·         Decreases losses in transmission lines: electricity is generated on site, eliminating the need for transmission lines (between the 6 and 8 % of the electricity generated in Power Plants is lost due transmission and distributions lines losses).

·         Stabilizes and decreases the cost of the electricity: on peak hour cost of electricity has a huge impact in daily electricity price; micro-generation helps reduce on peak demand, and has a secondary effect of increasing awareness in consumption along with reducing the on peak electricity cost.

·         Micro-generation business: increase the number of micro-companies offering for micro-generation technology, installation and maintenance.

·         Although there is worldwide consensus in favour for the wind generation development, many voices can be heard stressing the weaknesses of wind generation technology such as increased electricity price, the need for backup because of the unpredictability of the resource, etc. This awareness does not apply for micro-generation due to the scale of the technology.

4          Wind electricity generation – State of Art

Over the years, the worldwide contribution for the development of wind technology offers a widespread technical possibility to use this technology for electricity generation. Nowadays, there are wind turbines with a capacity of a few Watts (W) to Megawatts (MW), turbines for applications in extreme weather conditions, top-roof turbines, in a hill, on-shore and off-shore, etc.

 

In December 2008, Canada counted with two Gigawatts (GW) of installed wind capacity [2], increasing this number by 46% per year during the period of 2004-2008. Alberta is one of the leaders in Canadian wind development with a capacity of 540 MW of installed power capacity. In addition, Alberta had one of the better wind capacity coefficients in Canada: 35% wind in 2007 and 32.4% in 2008 [2]. Finally, the Alberta Electric System Operator (AESO) had 81 wind projects in its queue in Alberta, representing nearly 11,714 MW [21].

 

If Alberta installed wind turbine in all appropriate sittings, Alberta’s maximum estimated wind capacity, at the current technical development, is 400,000 MW with an electricity production of 2,100,000 GWh/y or 7,500 PJ/y. If we compare these numbers with the annual electricity and energy consumption by sector in Alberta, the importance in the development of this technology provincially and country wide is evident.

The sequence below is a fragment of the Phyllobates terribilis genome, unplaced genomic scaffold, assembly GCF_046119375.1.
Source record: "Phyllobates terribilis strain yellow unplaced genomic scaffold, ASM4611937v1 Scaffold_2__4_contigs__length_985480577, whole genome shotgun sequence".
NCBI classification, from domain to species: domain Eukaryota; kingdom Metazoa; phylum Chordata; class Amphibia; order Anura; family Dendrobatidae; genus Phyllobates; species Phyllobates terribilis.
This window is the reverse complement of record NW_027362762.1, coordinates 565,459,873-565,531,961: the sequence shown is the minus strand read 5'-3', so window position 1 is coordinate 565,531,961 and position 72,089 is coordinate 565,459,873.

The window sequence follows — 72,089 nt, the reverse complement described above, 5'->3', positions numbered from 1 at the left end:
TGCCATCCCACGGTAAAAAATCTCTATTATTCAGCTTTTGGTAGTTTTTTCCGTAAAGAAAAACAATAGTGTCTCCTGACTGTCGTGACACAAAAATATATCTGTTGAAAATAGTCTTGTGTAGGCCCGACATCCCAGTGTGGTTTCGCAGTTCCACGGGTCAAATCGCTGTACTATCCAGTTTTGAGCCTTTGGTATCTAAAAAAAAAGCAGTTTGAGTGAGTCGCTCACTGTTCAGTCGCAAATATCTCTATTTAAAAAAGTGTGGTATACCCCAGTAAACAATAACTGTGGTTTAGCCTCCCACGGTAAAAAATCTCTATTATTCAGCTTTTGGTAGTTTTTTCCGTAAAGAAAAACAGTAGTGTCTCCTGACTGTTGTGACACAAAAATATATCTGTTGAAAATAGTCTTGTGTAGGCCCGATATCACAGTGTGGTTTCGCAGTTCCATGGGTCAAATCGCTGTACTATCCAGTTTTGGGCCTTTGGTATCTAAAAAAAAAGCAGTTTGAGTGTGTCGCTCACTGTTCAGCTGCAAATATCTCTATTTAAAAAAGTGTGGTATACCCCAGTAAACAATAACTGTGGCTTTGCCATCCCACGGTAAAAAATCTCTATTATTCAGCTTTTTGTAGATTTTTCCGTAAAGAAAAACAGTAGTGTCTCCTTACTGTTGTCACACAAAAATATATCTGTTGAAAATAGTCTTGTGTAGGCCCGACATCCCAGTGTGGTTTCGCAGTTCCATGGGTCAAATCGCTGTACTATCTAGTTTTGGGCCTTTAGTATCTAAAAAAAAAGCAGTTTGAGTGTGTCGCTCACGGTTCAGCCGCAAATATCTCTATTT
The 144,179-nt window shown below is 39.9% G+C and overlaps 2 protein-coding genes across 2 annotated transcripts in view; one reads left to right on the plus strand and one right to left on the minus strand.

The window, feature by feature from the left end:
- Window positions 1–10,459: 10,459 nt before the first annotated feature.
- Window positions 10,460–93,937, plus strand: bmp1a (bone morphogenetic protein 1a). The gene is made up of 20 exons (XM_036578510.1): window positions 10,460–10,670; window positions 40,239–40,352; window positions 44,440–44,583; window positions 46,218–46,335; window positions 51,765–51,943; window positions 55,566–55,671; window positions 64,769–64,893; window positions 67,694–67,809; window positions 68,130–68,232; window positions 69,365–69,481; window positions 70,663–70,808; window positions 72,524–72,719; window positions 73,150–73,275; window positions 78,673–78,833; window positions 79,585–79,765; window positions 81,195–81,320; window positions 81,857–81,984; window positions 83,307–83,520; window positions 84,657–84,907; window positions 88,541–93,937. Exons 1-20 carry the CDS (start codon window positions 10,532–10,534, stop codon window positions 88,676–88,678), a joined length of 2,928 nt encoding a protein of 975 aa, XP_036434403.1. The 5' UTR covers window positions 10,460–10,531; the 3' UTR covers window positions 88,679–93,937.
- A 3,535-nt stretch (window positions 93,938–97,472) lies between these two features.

Sector

Annual electricity consumption [GWh]

Annual energy consumption [PJ]

Residential

6,810

179

Transportation

110

405

Industrial

27,900

832

Commercial

13,500

154

Table 4.1: Annual electricity and energy consumption in Alberta for 2006 in different sectors [45]

 

Item

 

2008 Electricity Consumption [GWh]

70,000

2008 Generation Capacity [MW]

12,300

Table 4.2: Annual electricity and energy consumption in Alberta in 2008 [21]

 

Different publications [12], [17], [20],[26] and [28] analyse wind resources assessment models, site selection models and aerodynamic models including wake effect, leading discussions about existing performance and reliability evaluation models, various problems related to wind turbine components (blade, gearbox, generator and transformer) and the grid system development for integrating the wind energy system. In particular [17] has an extensive database of referred studies for each concern associated to wind technology.

 

Basically, two different types of wind turbines exist, the horizontal and vertical axis wind turbines (HAWTs and VAWTs); the horizontal axis wind turbine is the most common type. Several sub-classifications exist for them. Figures 4.1, 4.2 and 4.3 show the most common turbine classification.